ThePrep: Anti-Inflammatory Dinners with 5 Ingredients or Less

This week's dinners not only look appealing but are made with five ingredients or less for easy cooking!

Salmon with Potatoes and Horseradish Sauce image
Photo: Romulo Yanes; Food Styling: Torie Cox; Prop Styling: Claire Spollen

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Having a meal is more than just eating and nourishing yourself—it's also a sensory experience. That's why I love to prepare visually attractive meals, even if they're simple, because "you eat with your eyes first," as the saying goes. This week's dinners not only look appealing but are made with five ingredients or less (not including basics like salt, pepper and oil) for easy cooking. Plus, they are deliciously made with at least one anti-inflammatory food to help you feel your best all week long. Enjoy!

Your Meal Plan

Shredded Chicken and Avocado Nacho Salad
Jennifer Causey; Styling: Lindsey Lower

When we hear the word "inflammation," we automatically think of disease. But the truth is that some inflammation, called acute inflammation, is actually good and necessary. This type of inflammation is your body's natural response to fight back against illness or injury, and it usually resolves once the threat is gone. That being said, chronic inflammation is low-grade inflammation that lingers without symptoms and can make us more prone to chronic disease. And while we can't control all of the factors that contribute to chronic inflammation, some food choices can help reduce it. Foods that can provide anti-inflammatory effects in the body include those with vitamins C, E and D, and omega-3 fatty acids. These nutrients do everything from supporting our immune system to preventing chronic conditions like cardiovascular disease and type 2 diabetes.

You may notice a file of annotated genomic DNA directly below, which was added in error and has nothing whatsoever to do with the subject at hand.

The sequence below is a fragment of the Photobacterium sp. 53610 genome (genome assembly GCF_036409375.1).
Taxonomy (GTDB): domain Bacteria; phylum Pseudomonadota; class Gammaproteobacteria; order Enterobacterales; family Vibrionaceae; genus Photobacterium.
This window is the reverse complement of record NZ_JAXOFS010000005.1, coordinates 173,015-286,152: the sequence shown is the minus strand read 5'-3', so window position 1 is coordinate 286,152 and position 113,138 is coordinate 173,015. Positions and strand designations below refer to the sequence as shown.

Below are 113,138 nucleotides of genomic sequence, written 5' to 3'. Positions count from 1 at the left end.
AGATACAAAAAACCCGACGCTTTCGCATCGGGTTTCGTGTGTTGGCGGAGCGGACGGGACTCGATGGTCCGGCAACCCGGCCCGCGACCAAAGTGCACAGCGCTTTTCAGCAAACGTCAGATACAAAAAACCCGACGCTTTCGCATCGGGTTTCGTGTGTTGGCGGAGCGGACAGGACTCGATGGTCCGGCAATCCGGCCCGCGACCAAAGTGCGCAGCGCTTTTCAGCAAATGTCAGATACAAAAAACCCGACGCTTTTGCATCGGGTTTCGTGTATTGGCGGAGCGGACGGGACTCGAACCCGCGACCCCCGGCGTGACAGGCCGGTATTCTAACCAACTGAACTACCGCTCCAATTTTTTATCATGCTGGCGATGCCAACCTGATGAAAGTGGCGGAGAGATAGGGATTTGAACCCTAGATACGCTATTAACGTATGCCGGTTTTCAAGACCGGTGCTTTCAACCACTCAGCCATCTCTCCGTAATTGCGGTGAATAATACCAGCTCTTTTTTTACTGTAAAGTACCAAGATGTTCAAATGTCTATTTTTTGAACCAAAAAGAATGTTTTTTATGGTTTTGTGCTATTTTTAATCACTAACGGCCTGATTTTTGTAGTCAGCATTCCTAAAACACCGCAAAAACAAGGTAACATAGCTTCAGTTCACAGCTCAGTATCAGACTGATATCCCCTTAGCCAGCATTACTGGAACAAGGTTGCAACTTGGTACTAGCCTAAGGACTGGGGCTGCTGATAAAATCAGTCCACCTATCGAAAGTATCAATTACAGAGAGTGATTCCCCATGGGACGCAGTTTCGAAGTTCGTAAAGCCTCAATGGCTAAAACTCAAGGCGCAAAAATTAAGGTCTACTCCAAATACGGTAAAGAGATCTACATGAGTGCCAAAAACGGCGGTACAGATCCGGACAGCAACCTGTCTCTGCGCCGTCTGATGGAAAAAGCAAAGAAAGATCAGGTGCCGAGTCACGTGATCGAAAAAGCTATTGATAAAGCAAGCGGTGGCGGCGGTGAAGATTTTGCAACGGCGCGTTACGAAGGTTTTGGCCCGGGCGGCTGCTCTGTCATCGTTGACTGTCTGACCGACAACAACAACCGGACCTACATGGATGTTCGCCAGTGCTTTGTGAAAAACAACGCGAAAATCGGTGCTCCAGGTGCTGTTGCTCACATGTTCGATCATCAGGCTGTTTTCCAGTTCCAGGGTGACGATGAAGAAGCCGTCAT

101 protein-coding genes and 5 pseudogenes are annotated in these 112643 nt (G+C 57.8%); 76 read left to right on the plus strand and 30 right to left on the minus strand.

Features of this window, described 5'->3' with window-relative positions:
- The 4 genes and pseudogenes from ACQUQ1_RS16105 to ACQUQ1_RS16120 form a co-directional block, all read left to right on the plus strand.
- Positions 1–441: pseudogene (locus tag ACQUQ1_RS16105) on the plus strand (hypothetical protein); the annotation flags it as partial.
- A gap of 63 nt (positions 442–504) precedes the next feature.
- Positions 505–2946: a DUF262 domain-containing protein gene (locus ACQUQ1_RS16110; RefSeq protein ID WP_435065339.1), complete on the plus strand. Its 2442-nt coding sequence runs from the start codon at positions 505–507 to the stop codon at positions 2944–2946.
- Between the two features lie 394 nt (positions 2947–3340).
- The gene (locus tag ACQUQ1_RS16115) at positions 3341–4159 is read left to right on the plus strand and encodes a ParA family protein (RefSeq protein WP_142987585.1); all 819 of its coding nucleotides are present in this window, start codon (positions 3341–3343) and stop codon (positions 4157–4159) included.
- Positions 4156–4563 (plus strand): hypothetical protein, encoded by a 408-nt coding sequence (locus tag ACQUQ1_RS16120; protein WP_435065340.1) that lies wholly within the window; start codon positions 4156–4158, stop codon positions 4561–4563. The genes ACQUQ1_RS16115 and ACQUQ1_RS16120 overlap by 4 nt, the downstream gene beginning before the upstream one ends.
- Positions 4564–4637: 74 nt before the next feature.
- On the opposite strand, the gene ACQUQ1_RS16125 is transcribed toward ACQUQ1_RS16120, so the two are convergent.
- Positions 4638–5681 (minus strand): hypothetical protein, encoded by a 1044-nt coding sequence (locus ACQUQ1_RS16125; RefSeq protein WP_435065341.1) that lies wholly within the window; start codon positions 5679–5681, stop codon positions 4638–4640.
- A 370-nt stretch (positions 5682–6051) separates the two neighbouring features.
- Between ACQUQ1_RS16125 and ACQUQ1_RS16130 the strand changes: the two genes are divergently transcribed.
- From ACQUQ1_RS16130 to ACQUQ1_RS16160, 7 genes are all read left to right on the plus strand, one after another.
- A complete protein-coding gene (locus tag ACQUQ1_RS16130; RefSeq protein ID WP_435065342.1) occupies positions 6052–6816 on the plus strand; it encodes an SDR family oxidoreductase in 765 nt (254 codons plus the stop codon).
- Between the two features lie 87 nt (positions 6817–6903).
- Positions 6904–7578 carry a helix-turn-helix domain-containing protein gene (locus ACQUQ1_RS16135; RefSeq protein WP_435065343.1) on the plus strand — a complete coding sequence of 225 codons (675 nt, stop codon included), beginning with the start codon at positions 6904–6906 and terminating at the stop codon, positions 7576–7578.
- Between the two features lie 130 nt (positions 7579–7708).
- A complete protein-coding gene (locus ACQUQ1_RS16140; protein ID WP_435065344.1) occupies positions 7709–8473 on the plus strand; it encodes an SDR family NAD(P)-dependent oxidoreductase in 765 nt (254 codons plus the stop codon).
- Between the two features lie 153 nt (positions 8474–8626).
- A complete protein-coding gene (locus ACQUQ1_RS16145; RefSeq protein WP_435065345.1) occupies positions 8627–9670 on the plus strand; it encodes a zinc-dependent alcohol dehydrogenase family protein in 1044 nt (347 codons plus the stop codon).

Tuesday's Shredded Chicken & Avocado Nacho Salad is a delicious anti-inflammatory dinner. While I don't usually eat salads for dinner, warmer weather has me craving some crunchiness and freshness. This recipe calls for ready-to-use ingredients like pico de gallo, multigrain tortilla chips and rotisserie chicken for minimal prep but great flavor! This dish obtains anti-inflammatory properties from different foods. Veggies like tomatoes, onions, cilantro and peppers—found in pico de gallo—are packed with nutrients that can help quell inflammation, such as vitamin C, capsaicin, lycopene, polyphenols and quercetin. And avocado is rich in lutein, an essential compound for your brain health, that is believed to provide antioxidant and anti-inflammatory effects. Plus, it makes a delicious topping!

Sunday: Salmon with Potatoes & Horseradish Sauce with a side of Steamed Fresh Green Beans
Monday: Roasted Red Pepper, Spinach & Feta Penne Pasta
Tuesday: Shredded Chicken & Avocado Nacho Salad
Wednesday: Spinach & Feta Scrambled Egg Pitas
Thursday: Chicken Curry Stuffed Sweet Potatoes
Friday: Grilled Pizza with Summer Squash, Feta & Basil

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Something to Sip On

a recipe photo of the Raspberry Iced Tea poured in a glass and a pitcher full of the Raspberry Iced Tea
Photographer: Jen Causey, Food Stylist: Emily Nabors Hall

Sunny days call for refreshing drinks, and lately, I've been craving fruity iced teas. This week, I'm excited to try this No-Sugar-Added Raspberry Iced Tea. You've probably heard that berries are one of the best foods for inflammation, and raspberries are no exception. These beautiful red guys are rich in polyphenols, one of the most-known anti-inflammatory compounds. If you prefer your drinks on the sweeter side, a touch of honey or agave syrup pairs perfectly with this iced tea.

Get the Recipe: This No-Sugar-Added Raspberry Iced Tea Is Refreshingly Delicious

What's Inspiring Me This Week

a photo of Martha Stewart
George Pimentel/WireImage/Getty Images

Avocados are one of my family's favorite foods and for good reasons. Avocados are good for your heart and brain and can help improve your gut bacteria. I firmly believe that they make everything taste better, but having overripened avocados hanging in my kitchen can really bug me. So, is there an effective way to slow down the ripening process? If you are eager to know, check out this hack.

Find Out More: Turns Out Martha Stewart Is Storing Her Avocados Incorrectly—This Is What You Should Do Instead

I wish you all a great week, and if you have any questions or requests for future newsletters, please let me know by emailing ThePrep@eatingwell.com! Don't forget to add a recipe review if you try one.

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